Haulover North, top St John snorkeling spots


Haulover North: Located on St John’s remote East End, you’ll find our second pick, and arguably the best snorkeling on the island. Located at the farthest eastern end of the National Park. You’ll hike a narrow path no more than about 100 yards. There you’ll find a coral rubble “beach”. Entry is best at the apex of the bay where the sand comes closest to the shoreline. From there, snorkel to the left (as you face the water). Dramatic reef structure, a virtual forest of soft corals and sea fans and everywhere the eye looks are colorful fish and marine life. Note: Conditions at Haulover North can be subject to high surf and strong winds.

Henley Cay, St John top snorkeling spots


Henley Cay is located just off Caneel Bay Resort sits an 11 acre cay. To get to it you must cross the Durloe Channel. A small sand and pebble beach forms a crescent within the protected “bay” on the western side of the cay. Most of the best snorkeling is in 5′ to 15′ of water – and within the relative protection of the “bay”. What you’ll see: forests of gorgonian corals and sea fans. Hard and soft corals. And lots and lots of fish and marine life! Note: Because of the strong current and boat traffic we recommend visiting Henley Cay on a snorkeling charter or kayak and snorkel tour.

Maho Bay Beach, St John top snorkeling spots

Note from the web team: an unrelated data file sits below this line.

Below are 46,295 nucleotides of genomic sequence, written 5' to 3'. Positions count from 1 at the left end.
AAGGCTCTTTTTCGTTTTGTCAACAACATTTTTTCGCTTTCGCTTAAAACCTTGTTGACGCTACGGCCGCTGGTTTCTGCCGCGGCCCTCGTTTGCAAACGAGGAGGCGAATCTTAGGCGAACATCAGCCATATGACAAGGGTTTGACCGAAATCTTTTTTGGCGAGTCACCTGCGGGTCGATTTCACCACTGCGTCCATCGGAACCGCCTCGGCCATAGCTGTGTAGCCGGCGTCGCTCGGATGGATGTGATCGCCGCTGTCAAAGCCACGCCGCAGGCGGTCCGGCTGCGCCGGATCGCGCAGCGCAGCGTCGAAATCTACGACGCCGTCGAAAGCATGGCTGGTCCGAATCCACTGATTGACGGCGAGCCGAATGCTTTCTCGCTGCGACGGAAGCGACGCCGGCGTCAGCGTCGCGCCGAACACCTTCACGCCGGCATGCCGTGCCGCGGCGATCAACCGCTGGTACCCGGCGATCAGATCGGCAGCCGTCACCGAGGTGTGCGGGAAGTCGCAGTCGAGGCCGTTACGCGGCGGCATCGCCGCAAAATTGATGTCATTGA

Maho Bay Beach is our #1 Pick for the chance to see a sea turtle! This protected bay has a narrow beach, shallow water entry, and huge seagrass beds! Snorkelers will usually be rewarded with a modest swim of the beach. There, if you’re lucky, you’ll encounter sea turtles foraging in the sea grass along with rays and Tarpon. On either end of the beach you’ll find shallow water patch reefs. Their home to soft and hard corals as well as lobsters, eels, and tropical fish. With lots of parking, bathrooms and shallow sandy water, this National Park beach is a favorite of families, especially those with young kids.

Salt Pond Bay Beach, St John top snorkeling spots



Salt Pond, located on the south eastern side of the island, is our next choice for snorkeling on St John. Park at the gate, and hike down to this crescent of white sand. This little beach gets LOTS OF SUN and doesn’t afford much protection. But the snorkeling is some of the best on the island. Starting on the eastern shoreline and heading out toward the mouth of the bay. Along the way you’ll see rocky structure with some hard and soft corals. Smaller fish. In the center of the bay you’ll find a large seagrass bed. It’s common to see turtles, rays and giant marine hermit crabs ( they take up residence in large conch shells). Almost exactly in the center of the opening of the bay is a coral hump. It attracts larger fish, and is home to hard and soft corals.

Want to know more about Snorkeling on St John?

snorkel gearOur favorite St John snorkeling guide is The Ultimate St John Beach Guide. This web site is packed with information about St John’s beaches, snorkeling and hiking trails. It includes insider tips, maps and alerts/caution and is a must-read reference if you plan to snorkel. Check it out here: St John Beach Guide